Aspirin therapy has long been recommended for some suffering from heart disease, but a new study indicates it could also help reduce the risk of certain cancers.
Writing in the journal JAMA Oncology, researchers from the Massachusetts General Hospital say aspirin therapy “significantly reduces the overall risk of cancer, a reduction that primarily reflects a lower risk of colorectal cancer and other tumors of the gastrointestinal tract.”
The findings, they say, could serve to complement types of cancer screening such as a colonoscopy.
"We now can recommend that many individuals consider taking aspirin to reduce their risk of colorectal cancer - particularly those with other reasons for regular use, such as heart disease prevention - but we are not at a point where we can make a general recommendation for overall cancer prevention," said Andrew Chan, chief of the Clinical and Translational Epidemiology Unit in the Massachusetts General Hospital Division of Gastroenterology, the senior author of the report.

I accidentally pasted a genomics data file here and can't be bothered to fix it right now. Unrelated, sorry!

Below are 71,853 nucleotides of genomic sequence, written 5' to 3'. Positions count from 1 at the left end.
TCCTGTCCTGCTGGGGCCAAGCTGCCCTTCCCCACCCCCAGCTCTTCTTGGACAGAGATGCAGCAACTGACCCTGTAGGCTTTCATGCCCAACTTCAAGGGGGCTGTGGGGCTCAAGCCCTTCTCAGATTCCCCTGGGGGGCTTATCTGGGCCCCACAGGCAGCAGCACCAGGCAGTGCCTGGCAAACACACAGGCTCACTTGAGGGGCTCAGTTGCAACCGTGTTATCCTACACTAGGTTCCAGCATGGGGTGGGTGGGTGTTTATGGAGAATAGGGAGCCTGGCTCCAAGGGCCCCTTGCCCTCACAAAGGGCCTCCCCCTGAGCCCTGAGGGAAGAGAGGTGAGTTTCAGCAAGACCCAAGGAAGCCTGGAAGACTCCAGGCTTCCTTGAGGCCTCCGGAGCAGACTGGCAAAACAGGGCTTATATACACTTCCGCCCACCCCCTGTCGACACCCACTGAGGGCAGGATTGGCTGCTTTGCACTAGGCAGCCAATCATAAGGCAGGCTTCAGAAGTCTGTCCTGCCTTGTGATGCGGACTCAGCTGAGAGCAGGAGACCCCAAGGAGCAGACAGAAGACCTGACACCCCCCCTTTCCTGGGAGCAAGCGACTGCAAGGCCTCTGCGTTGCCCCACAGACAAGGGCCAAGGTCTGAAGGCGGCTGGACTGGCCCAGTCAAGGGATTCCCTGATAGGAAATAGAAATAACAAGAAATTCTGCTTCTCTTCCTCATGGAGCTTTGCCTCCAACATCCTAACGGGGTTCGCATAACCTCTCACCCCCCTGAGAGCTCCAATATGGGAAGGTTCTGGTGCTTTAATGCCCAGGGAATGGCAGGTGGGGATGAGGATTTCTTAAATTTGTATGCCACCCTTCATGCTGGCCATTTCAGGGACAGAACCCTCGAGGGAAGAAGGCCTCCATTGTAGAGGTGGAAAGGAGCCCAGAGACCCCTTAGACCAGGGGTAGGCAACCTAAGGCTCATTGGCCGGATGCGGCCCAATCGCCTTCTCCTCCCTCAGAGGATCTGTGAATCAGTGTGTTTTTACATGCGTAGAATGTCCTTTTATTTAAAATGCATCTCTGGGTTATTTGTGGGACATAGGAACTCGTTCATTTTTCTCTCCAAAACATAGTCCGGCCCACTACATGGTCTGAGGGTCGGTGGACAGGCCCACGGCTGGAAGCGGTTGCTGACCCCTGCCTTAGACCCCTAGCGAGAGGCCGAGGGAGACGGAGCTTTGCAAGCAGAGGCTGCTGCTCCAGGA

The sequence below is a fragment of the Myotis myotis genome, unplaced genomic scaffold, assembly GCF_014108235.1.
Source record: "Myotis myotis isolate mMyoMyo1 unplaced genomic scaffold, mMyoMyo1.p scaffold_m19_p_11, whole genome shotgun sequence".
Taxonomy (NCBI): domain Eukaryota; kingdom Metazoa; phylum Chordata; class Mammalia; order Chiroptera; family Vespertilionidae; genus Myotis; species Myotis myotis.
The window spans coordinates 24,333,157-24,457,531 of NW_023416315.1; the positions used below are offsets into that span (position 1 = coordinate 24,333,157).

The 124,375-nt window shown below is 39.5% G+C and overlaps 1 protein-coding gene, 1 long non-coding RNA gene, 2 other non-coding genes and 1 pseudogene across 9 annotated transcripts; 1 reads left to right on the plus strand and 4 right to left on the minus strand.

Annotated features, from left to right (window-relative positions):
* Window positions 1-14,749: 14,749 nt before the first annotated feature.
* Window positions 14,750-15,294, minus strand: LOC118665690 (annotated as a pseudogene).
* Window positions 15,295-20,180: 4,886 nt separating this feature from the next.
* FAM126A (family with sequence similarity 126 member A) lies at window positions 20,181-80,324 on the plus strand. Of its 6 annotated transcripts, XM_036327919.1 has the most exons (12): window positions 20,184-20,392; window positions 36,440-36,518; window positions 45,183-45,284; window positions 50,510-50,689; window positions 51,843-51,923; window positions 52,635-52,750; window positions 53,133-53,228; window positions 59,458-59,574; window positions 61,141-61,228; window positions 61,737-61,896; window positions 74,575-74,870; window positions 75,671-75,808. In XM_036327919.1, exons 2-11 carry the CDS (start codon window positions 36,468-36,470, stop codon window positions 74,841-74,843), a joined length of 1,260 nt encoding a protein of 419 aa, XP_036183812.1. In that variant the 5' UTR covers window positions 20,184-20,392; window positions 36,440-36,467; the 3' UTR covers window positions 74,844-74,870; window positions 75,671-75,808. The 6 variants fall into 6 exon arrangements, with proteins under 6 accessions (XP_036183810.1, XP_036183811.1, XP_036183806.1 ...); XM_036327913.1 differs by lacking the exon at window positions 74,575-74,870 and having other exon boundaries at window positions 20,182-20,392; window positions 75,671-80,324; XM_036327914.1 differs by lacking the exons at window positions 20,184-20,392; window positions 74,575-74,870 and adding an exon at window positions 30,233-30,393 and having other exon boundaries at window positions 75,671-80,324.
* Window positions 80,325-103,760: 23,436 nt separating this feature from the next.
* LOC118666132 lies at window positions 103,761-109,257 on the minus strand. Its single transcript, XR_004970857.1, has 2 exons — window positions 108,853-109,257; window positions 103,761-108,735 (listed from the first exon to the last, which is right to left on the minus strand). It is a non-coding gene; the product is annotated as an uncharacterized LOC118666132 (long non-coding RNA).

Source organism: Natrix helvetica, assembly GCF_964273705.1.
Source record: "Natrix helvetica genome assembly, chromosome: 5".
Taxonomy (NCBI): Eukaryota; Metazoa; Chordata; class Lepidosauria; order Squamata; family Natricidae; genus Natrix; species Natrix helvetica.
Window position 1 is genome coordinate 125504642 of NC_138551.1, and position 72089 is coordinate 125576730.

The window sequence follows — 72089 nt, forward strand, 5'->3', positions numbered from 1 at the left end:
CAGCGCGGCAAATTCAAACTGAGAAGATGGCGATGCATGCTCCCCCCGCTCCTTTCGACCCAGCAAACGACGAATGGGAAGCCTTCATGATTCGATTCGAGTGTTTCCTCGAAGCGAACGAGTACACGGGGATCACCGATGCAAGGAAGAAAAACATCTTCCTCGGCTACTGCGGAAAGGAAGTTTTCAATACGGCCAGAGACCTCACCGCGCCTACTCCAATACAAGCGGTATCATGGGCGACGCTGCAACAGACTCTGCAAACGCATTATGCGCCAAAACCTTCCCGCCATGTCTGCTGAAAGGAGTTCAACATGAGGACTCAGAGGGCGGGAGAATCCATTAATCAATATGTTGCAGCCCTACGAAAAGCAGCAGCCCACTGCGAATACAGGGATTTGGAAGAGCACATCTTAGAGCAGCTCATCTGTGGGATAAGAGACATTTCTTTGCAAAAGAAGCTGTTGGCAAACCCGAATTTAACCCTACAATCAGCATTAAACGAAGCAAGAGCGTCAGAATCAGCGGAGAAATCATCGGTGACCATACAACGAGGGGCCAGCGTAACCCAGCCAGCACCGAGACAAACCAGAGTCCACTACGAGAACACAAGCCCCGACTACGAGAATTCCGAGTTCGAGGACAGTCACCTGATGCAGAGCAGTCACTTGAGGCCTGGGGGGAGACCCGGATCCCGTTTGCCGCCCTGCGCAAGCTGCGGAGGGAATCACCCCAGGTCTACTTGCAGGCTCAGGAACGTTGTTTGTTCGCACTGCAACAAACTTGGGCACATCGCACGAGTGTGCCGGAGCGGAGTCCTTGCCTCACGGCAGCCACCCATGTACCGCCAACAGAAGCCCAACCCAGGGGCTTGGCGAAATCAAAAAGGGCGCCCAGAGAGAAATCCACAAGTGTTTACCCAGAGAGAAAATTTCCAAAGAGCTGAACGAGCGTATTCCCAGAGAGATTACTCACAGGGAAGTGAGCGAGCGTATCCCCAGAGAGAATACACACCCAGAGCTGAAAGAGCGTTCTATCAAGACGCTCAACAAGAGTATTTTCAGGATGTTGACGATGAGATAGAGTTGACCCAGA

"Our findings imply that aspirin use would be expected to prevent a significant number of colorectal cancers above and beyond those that would be prevented by screening and may have even greater benefit in settings in which the resources to devote to cancer screening are lacking," he said.
The researchers said other studies have pointed to a link between aspirin use and lowered risk for colorectal cancer, but that aspirin’s effect on other types of cancer is not fully understood.
For the study, the researchers looked at 32 years of data collected from nearly 136,000 participants in the Nurse’s Health Study and Health Professionals Follow-up Study.
They found that those who reported regular use of aspirin--taking a low or normal dose at least three times a week - lowered their chance of developing “any type” of cancer by 3 percent compared to those who did not take aspirin regularly.
Those who took regular doses of aspirin had a 19 percent lower chance of developing colorectal cancer as well as a 15 percent reduction in chances of getting any gastrointestinal cancer.
This, researchers said, could lead to up to 30,000 fewer cases of gastrointestinal tumors in the U.S. and 7,500 fewer cases of colorectal cancer.
"At this point, it would be very reasonable for individuals to discuss with their physicians the advisability of taking aspirin to prevent gastrointestinal cancer, particularly if they have risk factors such as a family history," said Chan.
"But this should be done with the caveat that patients be well informed about the potential side effects of regular aspirin treatment and continue their regular screening tests. Furthermore, aspirin should not be viewed as a substitute for a colonoscopy or other cancer-screening tests."